For the first time since he assumed the presidency of Cuba in April, Miguel Mario Díaz-Canel Bermúdez granted an in-depth interview to a foreign media outlet.
Journalist Patricia Villegas of the multinational channel teleSUR, founded precisely as a voice for progressive movements of Our America and the rest of the world, and as an alternative to mass hegemonic media, conversed with the Cuban President in the Palace of the Revolution.
Díaz-Canel explained that his four months in the post, following his appointment by the National Assembly on April 19, have offered a wealth of experiences.
He noted that Army General Raúl Castro Ruz, First Secretary of the Communist Party of Cuba’s speech at the close of the Constituent Session of the 9th Legislature of the National Assembly of People’s Power has served as a guide for the actions he has taken since assuming the presidency.
Following extensive analysis in the Council of Ministers, some of the key elements of government identified were the need to be in constant proximity to the population, tackling bureaucracy and bringing government closer to the people, requiring leaders to use the media and information technologies effectively, especially as regards social media.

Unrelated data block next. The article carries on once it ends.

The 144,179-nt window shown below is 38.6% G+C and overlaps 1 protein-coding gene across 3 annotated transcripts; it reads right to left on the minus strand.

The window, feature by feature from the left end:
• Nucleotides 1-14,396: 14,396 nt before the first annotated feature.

Díaz-Canel stressed that the Cuban press has defended the Revolution with great professionalism and efficiency, but that at times the public agenda has not been effectively reflected.
He noted that it is increasingly important, especially given the extensive use of social media by younger generations, to “flood” these spaces with content that counterpoises that which distorts the Cuban reality.
The President was emphatic in defining the problem that most impacts the daily life of Cubans and the economic and social development of the country: the blockade. He described the hostile U.S. policy, imposed for more than half a century, as a brutal practice, and explained that it has been significantly tightened, especially under the Trump administration.
“We want to live in the normal conditions of a country, we are not a threat to anyone, all we want is to build a better country, a better world… greater social justice and the main threat to achieving this remains the brutal blockade,” he remarked.
The President went on to respond to questions regarding the updating of Cuba’s Constitution, which currently sees the island engaged in a nationwide popular consultation process.